A trip to Arché Pagès
This is an article from our archives that was previously run on another site in November, 2009.
The family behind Arché Pagès has been making wine for the last four generations with the current winemaker, the son, Bonfill taking over in his mid twenties; lucky guy. This name is a very old Catalan name which was his grandfather’s and it means, “good son”. Obviously, it’s a bit to live up to.
There is a lot to appreciate about this winery in regards to their approach to winemaking. For starters, they found out that old milk pasteurizers were mighty cheap, very large, and worked extremely well as wine tanks for aging. They are in the process of replacing all of this, but apparently for starting out, they worked just fine. Then there’s the fact that they actually need to both chill and humidify their cellar. Why both? La Tramuntana, that’s why. It dries out and warms the air among others things, like knocking around your house while trying to sleep, or blowing you off the castle walls when trying to run…
But of the 14 hectares that they grow on and produce 40-45,000 bottles from, there is enough Garnatxa to go around so that every wine has some. We saw a similar approach in Cantallops where there is a strong belief in the power of Garnatxa as it is an awesome wine. Anyways, on to the wines themselves.
Sàtirs Blanc has a tart, melon nose that is quite refreshing. The fact it gets no oak leaves it a bit dry, although it is generally rather plush. There is a touch of peach and pear to it, but it remains rather bitter at the end. Then there is Sàtirs Negre (or red) which is very light, gentle wine of about 40% Garnatxa, 30% Cabernet, and 30% Carinyena. There are touches of licorice and mint to the nose, but it loses a good deal of this on the finish, while at the same time remaining quite clean. It should noted that since this initial tasting, I’ve tasted the newer releases and find them to be a great deal more enjoyable with brighter flavors and more bang for the buck.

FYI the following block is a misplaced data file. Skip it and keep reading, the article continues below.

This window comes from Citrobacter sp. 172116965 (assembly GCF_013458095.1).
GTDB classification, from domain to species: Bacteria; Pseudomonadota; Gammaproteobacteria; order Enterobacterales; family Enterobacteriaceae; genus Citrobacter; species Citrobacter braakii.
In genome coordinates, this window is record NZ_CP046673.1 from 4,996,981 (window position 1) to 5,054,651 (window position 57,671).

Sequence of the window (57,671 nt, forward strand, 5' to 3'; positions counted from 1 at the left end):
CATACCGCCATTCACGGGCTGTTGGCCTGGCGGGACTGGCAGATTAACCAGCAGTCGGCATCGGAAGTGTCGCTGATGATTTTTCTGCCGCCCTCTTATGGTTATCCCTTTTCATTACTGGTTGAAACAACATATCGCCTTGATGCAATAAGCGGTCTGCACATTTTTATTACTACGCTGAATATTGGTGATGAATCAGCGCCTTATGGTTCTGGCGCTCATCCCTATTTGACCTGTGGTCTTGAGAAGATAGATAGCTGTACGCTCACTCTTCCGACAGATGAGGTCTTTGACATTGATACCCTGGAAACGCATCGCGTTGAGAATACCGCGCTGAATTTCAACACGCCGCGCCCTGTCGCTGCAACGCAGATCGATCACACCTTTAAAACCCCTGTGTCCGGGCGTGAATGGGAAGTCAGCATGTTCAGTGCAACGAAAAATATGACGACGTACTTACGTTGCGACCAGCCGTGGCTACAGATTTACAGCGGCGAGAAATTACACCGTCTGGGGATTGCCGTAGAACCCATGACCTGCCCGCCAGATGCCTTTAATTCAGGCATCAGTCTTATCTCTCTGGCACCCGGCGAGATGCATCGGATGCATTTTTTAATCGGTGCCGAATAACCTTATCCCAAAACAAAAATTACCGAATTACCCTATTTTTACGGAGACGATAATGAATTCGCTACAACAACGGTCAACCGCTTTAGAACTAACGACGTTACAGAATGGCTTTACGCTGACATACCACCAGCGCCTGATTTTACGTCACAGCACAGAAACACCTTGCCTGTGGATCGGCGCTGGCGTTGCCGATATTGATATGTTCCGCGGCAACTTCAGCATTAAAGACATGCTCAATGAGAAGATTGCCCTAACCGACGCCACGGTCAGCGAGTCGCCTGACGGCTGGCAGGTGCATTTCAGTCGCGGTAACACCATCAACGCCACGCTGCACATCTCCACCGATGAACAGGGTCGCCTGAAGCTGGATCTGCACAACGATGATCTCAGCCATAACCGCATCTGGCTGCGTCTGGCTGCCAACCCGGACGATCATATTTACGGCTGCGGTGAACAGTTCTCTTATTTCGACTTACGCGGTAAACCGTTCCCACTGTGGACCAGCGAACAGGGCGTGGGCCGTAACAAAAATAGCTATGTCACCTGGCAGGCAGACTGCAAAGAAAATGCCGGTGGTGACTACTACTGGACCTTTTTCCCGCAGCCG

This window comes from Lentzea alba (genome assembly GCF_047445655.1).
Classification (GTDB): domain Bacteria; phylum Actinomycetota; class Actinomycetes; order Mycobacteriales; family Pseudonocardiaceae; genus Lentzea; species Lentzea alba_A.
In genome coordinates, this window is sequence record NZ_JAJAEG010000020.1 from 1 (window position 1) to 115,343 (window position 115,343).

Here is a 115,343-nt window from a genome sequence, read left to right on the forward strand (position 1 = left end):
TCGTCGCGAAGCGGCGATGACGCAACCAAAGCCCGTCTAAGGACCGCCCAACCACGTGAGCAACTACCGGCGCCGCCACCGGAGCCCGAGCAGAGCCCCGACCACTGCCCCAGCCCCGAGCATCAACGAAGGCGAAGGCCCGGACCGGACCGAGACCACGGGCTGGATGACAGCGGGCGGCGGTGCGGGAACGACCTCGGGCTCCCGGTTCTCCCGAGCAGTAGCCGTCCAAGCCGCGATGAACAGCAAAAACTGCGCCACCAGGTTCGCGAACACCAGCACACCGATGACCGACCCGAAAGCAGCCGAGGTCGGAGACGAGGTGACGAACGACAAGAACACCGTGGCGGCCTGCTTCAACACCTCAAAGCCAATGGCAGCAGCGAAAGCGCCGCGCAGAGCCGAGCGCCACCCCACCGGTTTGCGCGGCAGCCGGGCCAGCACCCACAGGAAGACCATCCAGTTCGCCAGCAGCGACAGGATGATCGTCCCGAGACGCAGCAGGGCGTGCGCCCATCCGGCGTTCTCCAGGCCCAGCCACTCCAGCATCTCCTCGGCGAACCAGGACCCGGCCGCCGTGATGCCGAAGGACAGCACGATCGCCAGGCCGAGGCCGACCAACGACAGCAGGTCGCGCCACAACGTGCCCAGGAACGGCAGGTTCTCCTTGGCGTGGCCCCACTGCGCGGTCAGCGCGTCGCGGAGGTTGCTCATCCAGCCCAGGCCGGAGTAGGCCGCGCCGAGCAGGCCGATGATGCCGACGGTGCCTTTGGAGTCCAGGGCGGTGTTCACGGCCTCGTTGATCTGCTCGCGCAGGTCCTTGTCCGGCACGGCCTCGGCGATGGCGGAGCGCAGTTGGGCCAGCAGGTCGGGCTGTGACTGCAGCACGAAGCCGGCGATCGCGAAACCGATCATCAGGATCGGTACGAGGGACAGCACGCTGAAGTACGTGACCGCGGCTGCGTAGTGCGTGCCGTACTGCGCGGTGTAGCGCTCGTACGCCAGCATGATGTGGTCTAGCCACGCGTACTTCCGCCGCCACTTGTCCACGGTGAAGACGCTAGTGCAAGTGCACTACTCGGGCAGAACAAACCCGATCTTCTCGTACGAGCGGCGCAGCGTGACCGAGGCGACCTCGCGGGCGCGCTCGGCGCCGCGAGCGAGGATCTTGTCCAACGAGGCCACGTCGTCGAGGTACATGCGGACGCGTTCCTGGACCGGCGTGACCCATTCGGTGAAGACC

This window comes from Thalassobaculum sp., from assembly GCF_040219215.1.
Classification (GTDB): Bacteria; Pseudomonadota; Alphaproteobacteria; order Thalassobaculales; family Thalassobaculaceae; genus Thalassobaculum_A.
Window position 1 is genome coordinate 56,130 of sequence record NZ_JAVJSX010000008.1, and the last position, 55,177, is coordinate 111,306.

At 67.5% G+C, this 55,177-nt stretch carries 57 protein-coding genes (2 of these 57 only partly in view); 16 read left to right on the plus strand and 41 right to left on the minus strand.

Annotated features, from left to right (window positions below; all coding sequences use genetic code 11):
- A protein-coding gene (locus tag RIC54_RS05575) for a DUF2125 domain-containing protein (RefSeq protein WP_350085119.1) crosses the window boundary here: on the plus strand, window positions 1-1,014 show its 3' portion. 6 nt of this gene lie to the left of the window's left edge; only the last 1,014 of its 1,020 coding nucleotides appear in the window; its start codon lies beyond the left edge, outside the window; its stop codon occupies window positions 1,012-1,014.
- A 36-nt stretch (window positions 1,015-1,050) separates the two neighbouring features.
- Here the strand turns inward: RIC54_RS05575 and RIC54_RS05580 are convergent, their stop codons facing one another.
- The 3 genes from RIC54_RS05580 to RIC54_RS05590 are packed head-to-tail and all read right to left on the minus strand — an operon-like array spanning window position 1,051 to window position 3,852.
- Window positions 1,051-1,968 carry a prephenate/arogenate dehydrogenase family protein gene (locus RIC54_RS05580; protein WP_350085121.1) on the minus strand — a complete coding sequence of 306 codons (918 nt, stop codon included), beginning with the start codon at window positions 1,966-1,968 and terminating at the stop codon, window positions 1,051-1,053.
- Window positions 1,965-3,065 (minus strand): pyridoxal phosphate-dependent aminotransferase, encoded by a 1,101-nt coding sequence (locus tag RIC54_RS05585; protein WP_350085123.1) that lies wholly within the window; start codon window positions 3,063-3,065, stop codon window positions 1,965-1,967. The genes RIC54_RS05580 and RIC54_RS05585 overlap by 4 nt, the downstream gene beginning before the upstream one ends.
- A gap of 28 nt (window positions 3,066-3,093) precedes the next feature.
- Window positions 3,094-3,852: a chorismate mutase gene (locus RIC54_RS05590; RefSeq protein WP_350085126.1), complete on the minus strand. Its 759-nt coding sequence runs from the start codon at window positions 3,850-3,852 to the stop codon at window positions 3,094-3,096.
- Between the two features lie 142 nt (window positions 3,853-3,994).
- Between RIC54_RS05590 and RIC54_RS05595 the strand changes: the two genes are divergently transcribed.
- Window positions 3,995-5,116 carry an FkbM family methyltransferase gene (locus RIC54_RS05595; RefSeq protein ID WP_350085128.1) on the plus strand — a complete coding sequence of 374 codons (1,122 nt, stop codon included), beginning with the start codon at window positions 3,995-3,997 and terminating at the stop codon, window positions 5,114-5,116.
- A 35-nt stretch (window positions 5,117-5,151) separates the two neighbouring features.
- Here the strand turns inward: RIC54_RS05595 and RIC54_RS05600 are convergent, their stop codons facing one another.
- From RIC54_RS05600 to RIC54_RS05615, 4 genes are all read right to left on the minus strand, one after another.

Cartesius starts to get more bold. The nose is stronger with a great deal more oak, but it still retains the fruit and berry elements that you find in the Sàtirs. The body is quite dry, but not in an unpleasant manner. The 50% Garnatxa, 30% Cabernet, and 20% Merlot mix works quite well in balance as well as dusting out a touch of sour cherry on the body as it breathes more.
Bonfill is their top of the line wine and is the namesake of the winemaker. It’s 70% Garnatxa and 30% Cabernet, but more importantly, it spends 14 months in new French oak. Apparently they tried American oak with a small batch but didn’t care for it. The nose is deliciously smooth with cinnamon and spice to it. The French oak really comes through on the nose as the vanilla heats up quite quickly. The body is wonderfully smooth and clears out very well. Definitely a tasty wine that I’ve enjoyed since the visit as naturally I bought some of it.
Learn more about the wines, wineries, and history of Empordà in our Empordà, Catalonia enotourism guide